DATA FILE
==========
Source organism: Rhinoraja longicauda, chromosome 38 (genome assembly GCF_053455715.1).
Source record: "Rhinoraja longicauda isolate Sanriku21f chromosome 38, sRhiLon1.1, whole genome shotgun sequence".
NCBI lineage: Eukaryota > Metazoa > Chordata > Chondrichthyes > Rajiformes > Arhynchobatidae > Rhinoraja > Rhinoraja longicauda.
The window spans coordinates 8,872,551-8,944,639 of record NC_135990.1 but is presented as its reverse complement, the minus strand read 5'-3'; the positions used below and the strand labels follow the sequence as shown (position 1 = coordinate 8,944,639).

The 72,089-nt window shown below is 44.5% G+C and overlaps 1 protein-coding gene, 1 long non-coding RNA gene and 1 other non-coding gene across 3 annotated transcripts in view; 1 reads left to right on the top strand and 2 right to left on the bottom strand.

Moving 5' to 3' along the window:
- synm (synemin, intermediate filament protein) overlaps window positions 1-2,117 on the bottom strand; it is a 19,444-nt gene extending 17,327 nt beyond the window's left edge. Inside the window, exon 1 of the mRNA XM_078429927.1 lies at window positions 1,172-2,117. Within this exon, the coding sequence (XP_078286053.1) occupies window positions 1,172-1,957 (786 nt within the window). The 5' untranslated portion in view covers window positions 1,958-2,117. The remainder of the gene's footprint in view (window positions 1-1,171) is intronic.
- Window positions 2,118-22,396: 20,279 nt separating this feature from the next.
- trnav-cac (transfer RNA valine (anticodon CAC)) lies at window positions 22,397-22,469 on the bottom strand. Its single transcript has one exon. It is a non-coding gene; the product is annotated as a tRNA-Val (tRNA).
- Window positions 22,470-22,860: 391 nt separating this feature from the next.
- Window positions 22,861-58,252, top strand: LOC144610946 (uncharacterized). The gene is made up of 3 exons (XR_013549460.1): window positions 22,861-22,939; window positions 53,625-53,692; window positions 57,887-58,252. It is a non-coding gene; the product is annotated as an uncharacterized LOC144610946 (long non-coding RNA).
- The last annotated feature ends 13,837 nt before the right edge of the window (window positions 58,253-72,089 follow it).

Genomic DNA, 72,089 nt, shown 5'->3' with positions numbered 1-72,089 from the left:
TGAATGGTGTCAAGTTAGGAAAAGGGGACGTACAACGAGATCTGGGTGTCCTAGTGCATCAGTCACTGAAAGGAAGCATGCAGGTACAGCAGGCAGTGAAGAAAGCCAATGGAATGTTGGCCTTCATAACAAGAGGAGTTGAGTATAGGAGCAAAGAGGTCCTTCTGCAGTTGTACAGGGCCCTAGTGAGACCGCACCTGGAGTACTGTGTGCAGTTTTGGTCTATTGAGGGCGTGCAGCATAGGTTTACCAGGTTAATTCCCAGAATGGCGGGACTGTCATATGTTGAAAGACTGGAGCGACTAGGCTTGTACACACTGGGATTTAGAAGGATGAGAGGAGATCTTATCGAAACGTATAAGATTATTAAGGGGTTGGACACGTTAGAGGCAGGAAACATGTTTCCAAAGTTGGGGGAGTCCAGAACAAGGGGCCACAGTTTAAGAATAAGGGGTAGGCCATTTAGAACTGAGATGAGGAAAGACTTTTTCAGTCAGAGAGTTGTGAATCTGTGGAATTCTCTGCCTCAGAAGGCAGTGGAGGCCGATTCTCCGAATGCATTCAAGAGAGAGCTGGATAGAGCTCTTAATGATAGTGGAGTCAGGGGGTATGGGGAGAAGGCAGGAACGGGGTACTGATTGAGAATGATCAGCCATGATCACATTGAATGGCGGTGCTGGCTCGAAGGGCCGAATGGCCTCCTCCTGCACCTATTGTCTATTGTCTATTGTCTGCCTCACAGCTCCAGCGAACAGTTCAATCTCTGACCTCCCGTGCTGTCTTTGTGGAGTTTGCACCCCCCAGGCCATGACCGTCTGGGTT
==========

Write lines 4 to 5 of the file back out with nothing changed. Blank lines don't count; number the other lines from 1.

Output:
The window spans coordinates 8,872,551-8,944,639 of record NC_135990.1 but is presented as its reverse complement, the minus strand read 5'-3'; the positions used below and the strand labels follow the sequence as shown (position 1 = coordinate 8,944,639).

The 72,089-nt window shown below is 44.5% G+C and overlaps 1 protein-coding gene, 1 long non-coding RNA gene and 1 other non-coding gene across 3 annotated transcripts in view; 1 reads left to right on the top strand and 2 right to left on the bottom strand.